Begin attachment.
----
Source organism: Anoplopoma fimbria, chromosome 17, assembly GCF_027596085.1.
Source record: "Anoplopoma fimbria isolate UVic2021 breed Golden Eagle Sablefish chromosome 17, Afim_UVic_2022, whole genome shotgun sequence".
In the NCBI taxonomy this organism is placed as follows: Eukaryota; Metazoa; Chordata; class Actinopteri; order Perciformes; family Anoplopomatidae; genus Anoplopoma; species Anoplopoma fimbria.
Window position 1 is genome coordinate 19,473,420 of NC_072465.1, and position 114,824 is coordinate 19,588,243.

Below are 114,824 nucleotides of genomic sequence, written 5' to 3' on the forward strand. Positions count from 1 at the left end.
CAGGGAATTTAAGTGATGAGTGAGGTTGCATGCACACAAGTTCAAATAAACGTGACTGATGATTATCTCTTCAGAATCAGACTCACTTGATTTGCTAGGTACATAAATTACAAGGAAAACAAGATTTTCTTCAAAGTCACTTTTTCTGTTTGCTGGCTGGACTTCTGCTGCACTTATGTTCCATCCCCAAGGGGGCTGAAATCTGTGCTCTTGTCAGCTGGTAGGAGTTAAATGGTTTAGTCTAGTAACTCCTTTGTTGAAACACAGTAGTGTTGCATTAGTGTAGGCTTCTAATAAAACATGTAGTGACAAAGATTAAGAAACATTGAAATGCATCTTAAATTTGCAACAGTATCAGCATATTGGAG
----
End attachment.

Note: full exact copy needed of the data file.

Source organism: Anoplopoma fimbria, chromosome 17, assembly GCF_027596085.1.
Source record: "Anoplopoma fimbria isolate UVic2021 breed Golden Eagle Sablefish chromosome 17, Afim_UVic_2022, whole genome shotgun sequence".
In the NCBI taxonomy this organism is placed as follows: Eukaryota; Metazoa; Chordata; class Actinopteri; order Perciformes; family Anoplopomatidae; genus Anoplopoma; species Anoplopoma fimbria.
Window position 1 is genome coordinate 19,473,420 of NC_072465.1, and position 114,824 is coordinate 19,588,243.

Below are 114,824 nucleotides of genomic sequence, written 5' to 3' on the forward strand. Positions count from 1 at the left end.
CAGGGAATTTAAGTGATGAGTGAGGTTGCATGCACACAAGTTCAAATAAACGTGACTGATGATTATCTCTTCAGAATCAGACTCACTTGATTTGCTAGGTACATAAATTACAAGGAAAACAAGATTTTCTTCAAAGTCACTTTTTCTGTTTGCTGGCTGGACTTCTGCTGCACTTATGTTCCATCCCCAAGGGGGCTGAAATCTGTGCTCTTGTCAGCTGGTAGGAGTTAAATGGTTTAGTCTAGTAACTCCTTTGTTGAAACACAGTAGTGTTGCATTAGTGTAGGCTTCTAATAAAACATGTAGTGACAAAGATTAAGAAACATTGAAATGCATCTTAAATTTGCAACAGTATCAGCATATTGGAG